Reinventing teams and their leaders for the future (Part 2): Toxic work environments

CFOs often need to oversee the skilling up of their teams. But junior employees aren't the only staff who need to grow and learn - the demand for development exists all the way to the very top, with leaders needing to embrace learning opportunities as much as anyone else on their teams.

One of the biggest tell-tale signs of toxic work culture is reflected in a company’s high turnover. While everyone is entitled to seek out better opportunities, it is also a commonly accepted truism that employees don’t leave companies, they leave managers. The care, nurturing and support from leaders can easily be identified as one of the most strategic aspects of an ever-shifting work environment. Specific and measurable qualities of a good leader should be identified, clearly defined and expectations should be reasonably managed because leadership is all about people.

Some of the tell-tale signs of a toxic work environment include:

1.       Low Morale, this is not just related to Monday blues and occasional blues but more likely a permanent dark cloud hanging over the office. It’s easy to misdiagnose this phenomenon as happening on a personal level. Some companies are stressing the importance of employees taking up healing practices like yoga and meditation to enhance personal wellbeing, in the hope that those benefits will filter into the workplace. But no amount of yoga or meditation will solve the problems that result out of a toxic work environment.

2.       Fear of talking to the boss, there is a difference between respect and downright fear of talking, whether it’s speaking up at a meeting or avoiding walking down the corridor out of fear of bumping into the boss. “The boss sets the tone for the workplace culture and their management and interaction style can either lead to a toxic work culture or one where employees are happy”, says the 6Q Blog.

3.       Policies before people, policies are put in place to safeguard people and employers. But sometimes those same policies can be abused by managers who have the power to weaponize it at will. At the 2019 Finance Indaba held in Sandton, a panel discussion on the deterioration of ethics in the profession encouraged every accountant to report unethical behaviour, from junior staff members to company executives. But some audience members said they were reluctant blow the whistle because they feared being victimised. Some pointed out that reporting unethical behaviour can even end in them losing jobs because they are likely be pushed into resigning because leadership has the power to manipulate interpretation of how the policies can be used to ‘get rid of them without having to fire them.” Constructive dismissal is often carried out by the systematic abuse of company policies by its leadership to carry out personal vendettas. Company executives must be mindful and interrogate their manager’s uses of these policies against the workforce. This can lead to a stressful and anxious atmosphere and employees will be afraid to take risks.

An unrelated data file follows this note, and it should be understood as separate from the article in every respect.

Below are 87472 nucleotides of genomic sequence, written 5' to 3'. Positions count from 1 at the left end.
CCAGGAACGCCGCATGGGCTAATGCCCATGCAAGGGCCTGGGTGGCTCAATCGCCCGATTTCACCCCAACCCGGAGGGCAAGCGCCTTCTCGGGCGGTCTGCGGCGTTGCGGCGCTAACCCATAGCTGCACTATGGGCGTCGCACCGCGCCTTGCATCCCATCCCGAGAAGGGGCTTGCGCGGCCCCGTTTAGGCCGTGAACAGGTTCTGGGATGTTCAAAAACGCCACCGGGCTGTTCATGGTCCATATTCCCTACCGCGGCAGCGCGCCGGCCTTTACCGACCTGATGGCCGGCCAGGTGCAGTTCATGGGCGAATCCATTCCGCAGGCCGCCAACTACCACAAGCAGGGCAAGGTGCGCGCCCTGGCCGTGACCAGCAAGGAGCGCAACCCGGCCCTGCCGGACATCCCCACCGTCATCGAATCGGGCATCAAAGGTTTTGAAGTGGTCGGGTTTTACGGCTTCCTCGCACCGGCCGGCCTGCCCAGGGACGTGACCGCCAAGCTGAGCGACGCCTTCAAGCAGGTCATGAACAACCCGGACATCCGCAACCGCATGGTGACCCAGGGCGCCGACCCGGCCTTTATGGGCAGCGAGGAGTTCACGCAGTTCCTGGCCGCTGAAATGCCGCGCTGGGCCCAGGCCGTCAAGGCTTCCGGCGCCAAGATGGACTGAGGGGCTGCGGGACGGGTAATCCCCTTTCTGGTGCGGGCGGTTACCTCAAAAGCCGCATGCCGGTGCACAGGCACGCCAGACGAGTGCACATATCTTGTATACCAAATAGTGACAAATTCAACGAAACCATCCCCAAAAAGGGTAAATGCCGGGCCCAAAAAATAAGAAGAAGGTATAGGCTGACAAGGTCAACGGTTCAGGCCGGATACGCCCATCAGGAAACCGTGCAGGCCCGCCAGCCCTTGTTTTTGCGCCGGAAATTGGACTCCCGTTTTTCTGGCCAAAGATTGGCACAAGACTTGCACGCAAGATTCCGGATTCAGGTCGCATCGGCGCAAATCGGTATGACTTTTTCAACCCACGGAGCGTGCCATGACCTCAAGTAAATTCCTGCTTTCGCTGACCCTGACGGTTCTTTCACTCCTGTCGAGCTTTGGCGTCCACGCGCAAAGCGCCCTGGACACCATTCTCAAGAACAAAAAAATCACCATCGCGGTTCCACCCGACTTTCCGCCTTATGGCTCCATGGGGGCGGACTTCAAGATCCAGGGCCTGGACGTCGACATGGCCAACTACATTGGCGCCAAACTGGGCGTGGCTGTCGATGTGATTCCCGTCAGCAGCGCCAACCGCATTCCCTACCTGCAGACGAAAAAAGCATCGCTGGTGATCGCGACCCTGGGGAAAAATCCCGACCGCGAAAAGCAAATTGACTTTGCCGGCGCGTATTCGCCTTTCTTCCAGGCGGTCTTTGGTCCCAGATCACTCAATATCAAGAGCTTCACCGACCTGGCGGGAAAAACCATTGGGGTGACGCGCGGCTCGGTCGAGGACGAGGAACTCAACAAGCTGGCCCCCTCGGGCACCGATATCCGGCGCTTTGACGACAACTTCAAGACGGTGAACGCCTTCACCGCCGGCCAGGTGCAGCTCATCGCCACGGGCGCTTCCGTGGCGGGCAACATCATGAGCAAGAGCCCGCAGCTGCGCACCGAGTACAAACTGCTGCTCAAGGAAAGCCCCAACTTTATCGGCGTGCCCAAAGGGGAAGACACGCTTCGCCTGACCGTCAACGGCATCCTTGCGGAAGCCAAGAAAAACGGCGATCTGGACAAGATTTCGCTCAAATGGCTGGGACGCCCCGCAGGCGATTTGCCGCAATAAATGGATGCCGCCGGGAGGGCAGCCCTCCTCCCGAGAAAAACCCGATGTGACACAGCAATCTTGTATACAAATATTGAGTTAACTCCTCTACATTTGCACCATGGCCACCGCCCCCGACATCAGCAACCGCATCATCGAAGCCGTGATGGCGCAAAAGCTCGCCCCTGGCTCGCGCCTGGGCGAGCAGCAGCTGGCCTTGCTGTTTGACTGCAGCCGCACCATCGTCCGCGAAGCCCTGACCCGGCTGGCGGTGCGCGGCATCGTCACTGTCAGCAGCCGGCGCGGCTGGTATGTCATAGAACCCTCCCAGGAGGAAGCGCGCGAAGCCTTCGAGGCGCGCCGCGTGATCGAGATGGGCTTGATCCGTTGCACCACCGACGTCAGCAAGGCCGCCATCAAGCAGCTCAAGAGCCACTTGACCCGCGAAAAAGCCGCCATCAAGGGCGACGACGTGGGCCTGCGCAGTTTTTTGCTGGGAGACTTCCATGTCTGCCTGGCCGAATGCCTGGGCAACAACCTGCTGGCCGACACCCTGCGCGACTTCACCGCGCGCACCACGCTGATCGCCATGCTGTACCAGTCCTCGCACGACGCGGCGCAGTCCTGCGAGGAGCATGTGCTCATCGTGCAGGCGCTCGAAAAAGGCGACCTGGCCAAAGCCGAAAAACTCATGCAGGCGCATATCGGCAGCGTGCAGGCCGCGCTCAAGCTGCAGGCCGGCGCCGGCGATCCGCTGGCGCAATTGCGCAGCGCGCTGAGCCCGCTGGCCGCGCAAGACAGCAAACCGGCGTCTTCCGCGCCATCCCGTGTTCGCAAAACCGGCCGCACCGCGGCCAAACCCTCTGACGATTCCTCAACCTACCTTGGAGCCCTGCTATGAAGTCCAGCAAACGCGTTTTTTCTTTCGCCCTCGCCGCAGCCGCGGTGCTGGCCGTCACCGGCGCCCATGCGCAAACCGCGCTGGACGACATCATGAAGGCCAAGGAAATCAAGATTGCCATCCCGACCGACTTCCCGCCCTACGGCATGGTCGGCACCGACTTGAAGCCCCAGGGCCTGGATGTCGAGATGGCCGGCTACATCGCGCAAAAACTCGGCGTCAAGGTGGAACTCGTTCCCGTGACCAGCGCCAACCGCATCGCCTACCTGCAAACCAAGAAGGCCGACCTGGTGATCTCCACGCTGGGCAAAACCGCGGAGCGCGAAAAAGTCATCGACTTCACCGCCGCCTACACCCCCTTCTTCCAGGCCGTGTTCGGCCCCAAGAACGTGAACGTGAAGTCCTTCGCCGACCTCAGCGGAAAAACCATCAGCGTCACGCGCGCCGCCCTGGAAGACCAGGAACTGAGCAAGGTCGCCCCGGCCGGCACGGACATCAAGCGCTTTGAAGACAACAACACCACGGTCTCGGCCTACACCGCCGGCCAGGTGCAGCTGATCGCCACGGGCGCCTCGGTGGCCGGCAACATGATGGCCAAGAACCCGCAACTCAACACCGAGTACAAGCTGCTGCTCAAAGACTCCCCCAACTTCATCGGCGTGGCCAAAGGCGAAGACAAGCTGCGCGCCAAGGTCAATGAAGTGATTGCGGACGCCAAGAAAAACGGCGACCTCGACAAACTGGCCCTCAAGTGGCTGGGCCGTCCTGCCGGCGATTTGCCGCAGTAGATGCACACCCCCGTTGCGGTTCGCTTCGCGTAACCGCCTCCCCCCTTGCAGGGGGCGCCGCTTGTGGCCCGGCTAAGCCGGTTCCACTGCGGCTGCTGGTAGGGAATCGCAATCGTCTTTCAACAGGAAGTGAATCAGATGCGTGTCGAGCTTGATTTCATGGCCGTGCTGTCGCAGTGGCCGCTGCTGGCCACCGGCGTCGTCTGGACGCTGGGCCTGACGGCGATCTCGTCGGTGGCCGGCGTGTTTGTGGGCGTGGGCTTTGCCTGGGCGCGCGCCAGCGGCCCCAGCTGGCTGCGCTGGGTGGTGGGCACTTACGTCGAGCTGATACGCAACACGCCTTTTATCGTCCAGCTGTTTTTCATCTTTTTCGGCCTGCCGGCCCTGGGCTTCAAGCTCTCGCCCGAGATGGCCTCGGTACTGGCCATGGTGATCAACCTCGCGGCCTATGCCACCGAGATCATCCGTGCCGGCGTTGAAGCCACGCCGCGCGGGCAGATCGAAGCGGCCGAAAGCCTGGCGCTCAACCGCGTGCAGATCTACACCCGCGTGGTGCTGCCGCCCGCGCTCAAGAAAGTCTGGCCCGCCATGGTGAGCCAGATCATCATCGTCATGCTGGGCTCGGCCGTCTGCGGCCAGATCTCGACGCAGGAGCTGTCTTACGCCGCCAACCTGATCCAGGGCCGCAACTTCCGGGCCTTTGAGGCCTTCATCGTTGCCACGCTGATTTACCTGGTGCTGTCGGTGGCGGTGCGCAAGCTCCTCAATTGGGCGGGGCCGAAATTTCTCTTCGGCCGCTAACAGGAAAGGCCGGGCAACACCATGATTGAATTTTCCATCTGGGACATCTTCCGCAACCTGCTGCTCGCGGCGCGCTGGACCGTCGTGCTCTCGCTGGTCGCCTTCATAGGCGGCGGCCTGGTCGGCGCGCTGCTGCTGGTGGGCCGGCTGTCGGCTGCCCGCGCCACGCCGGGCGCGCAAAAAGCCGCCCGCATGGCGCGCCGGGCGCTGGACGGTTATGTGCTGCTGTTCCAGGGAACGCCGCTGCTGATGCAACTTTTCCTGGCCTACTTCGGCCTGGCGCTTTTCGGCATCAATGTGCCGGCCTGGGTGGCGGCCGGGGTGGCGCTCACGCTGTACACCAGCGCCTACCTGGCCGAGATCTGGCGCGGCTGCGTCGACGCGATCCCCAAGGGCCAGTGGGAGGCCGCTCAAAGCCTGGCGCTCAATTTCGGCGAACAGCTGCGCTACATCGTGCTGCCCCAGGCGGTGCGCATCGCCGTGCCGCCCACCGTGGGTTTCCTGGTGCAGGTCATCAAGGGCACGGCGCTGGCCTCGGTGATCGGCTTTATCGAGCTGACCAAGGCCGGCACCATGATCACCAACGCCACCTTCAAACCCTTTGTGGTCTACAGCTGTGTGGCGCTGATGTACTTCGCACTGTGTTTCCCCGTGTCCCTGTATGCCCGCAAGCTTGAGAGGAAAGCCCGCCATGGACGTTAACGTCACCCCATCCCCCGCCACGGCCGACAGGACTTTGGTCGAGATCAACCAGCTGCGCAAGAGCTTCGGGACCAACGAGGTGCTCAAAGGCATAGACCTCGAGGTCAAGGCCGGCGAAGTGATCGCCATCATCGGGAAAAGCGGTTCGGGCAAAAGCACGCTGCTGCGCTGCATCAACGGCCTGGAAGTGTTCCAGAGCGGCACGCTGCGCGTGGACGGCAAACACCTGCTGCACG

Lumminos MD and professional coaching consultant and coach Julia Kerr Henkel said companies with toxic environments are also characterised by a chronic lack of courage. “It’s not just about staff mustering the courage to speak out, it’s about leaders having the courage to have tough conversations and to do the right thing over what is fun, fast or easy. Leaders of today need to develop the skillset of courage to lean into the discomfort of hard, awkward conversations. As human beings it’s natural to shy away from this, but this goes to the heart of courage, wrestling with the uncertainty and risk and still taking action,” says Julia. After years of teaching corporate leadership to harness the power of vulnerability – the emotion we all experience during times of uncertainty, risk and emotional exposure – by building courage and stripping away of workplace amour to get to the heart of difficult situations she says, “My own management approach is about connection and challenge. Connecting on a personal level with people and also encouraging others to be open, honest and to challenge me, our decisions and those ways of working.”
 
4.       Cliques that have unfair career advantages: It is natural for people to gravitate towards people they have more in common with. But cliques and groups that look like they are being favoured by management and appear to be presented with more opportunities to grow their careers than others, will alienate other staff members.

Pfizer SA CFO Mhanqwa Khumalo, said the group has zero tolerance for corrosive behaviour. “It goes against our company values which is the courage to speak, excellence, equity and joy, so I won’t hesitate to remove a manager if he or she is continuously causing strife among staff and an overall unhappy environment.”

5) Lack of communication, from directors and how it filters down to staff. If staff are not understanding directives clearly enough it’s a sign of poor communication and will ultimately affect the product. Mhanqwa maintains a good leader must be well informed and can adapt themselves accordingly to guide staff when challenges arise. “If a staff member comes to me for guidance or an answer to a problem, I ask questions rather than just step in as a manager and make decisions. By asking questions, I can help guide the staff member to a positive outcome rather than just taking over. This approach empowers them because they navigated themselves out of a challenge with guidance,” says Mhanqwa.